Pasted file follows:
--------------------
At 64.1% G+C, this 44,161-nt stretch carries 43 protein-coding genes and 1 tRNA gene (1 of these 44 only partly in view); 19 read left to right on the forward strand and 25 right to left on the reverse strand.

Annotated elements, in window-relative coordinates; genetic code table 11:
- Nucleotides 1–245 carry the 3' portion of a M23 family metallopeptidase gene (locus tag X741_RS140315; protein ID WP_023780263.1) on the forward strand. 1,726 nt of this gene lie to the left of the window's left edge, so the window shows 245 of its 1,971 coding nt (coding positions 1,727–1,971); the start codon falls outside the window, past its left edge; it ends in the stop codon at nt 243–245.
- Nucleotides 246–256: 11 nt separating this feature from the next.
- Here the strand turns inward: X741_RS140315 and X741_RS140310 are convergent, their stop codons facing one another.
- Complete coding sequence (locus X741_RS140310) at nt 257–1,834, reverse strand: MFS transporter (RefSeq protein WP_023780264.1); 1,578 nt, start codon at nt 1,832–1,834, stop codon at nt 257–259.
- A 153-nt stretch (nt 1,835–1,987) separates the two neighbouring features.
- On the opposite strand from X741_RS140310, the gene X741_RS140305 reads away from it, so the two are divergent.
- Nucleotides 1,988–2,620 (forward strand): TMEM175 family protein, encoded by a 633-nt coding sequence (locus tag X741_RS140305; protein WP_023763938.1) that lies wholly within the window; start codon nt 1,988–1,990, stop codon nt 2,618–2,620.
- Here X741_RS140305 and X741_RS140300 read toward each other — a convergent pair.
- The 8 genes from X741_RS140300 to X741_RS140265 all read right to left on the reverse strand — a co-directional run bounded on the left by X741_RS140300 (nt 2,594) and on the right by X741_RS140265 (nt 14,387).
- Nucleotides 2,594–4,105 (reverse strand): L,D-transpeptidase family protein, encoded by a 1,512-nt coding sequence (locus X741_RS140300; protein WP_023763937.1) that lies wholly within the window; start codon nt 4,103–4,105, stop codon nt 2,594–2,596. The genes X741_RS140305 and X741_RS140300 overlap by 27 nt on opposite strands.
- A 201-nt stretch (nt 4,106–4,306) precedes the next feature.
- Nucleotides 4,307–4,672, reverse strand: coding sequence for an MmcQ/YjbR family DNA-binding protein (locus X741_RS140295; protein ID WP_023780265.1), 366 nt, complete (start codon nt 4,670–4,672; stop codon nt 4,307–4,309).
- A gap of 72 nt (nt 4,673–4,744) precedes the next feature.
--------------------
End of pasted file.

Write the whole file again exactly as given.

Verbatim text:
At 64.1% G+C, this 44,161-nt stretch carries 43 protein-coding genes and 1 tRNA gene (1 of these 44 only partly in view); 19 read left to right on the forward strand and 25 right to left on the reverse strand.

Annotated elements, in window-relative coordinates; genetic code table 11:
- Nucleotides 1–245 carry the 3' portion of a M23 family metallopeptidase gene (locus tag X741_RS140315; protein ID WP_023780263.1) on the forward strand. 1,726 nt of this gene lie to the left of the window's left edge, so the window shows 245 of its 1,971 coding nt (coding positions 1,727–1,971); the start codon falls outside the window, past its left edge; it ends in the stop codon at nt 243–245.
- Nucleotides 246–256: 11 nt separating this feature from the next.
- Here the strand turns inward: X741_RS140315 and X741_RS140310 are convergent, their stop codons facing one another.
- Complete coding sequence (locus X741_RS140310) at nt 257–1,834, reverse strand: MFS transporter (RefSeq protein WP_023780264.1); 1,578 nt, start codon at nt 1,832–1,834, stop codon at nt 257–259.
- A 153-nt stretch (nt 1,835–1,987) separates the two neighbouring features.
- On the opposite strand from X741_RS140310, the gene X741_RS140305 reads away from it, so the two are divergent.
- Nucleotides 1,988–2,620 (forward strand): TMEM175 family protein, encoded by a 633-nt coding sequence (locus tag X741_RS140305; protein WP_023763938.1) that lies wholly within the window; start codon nt 1,988–1,990, stop codon nt 2,618–2,620.
- Here X741_RS140305 and X741_RS140300 read toward each other — a convergent pair.
- The 8 genes from X741_RS140300 to X741_RS140265 all read right to left on the reverse strand — a co-directional run bounded on the left by X741_RS140300 (nt 2,594) and on the right by X741_RS140265 (nt 14,387).
- Nucleotides 2,594–4,105 (reverse strand): L,D-transpeptidase family protein, encoded by a 1,512-nt coding sequence (locus X741_RS140300; protein WP_023763937.1) that lies wholly within the window; start codon nt 4,103–4,105, stop codon nt 2,594–2,596. The genes X741_RS140305 and X741_RS140300 overlap by 27 nt on opposite strands.
- A 201-nt stretch (nt 4,106–4,306) precedes the next feature.
- Nucleotides 4,307–4,672, reverse strand: coding sequence for an MmcQ/YjbR family DNA-binding protein (locus X741_RS140295; protein ID WP_023780265.1), 366 nt, complete (start codon nt 4,670–4,672; stop codon nt 4,307–4,309).
- A gap of 72 nt (nt 4,673–4,744) precedes the next feature.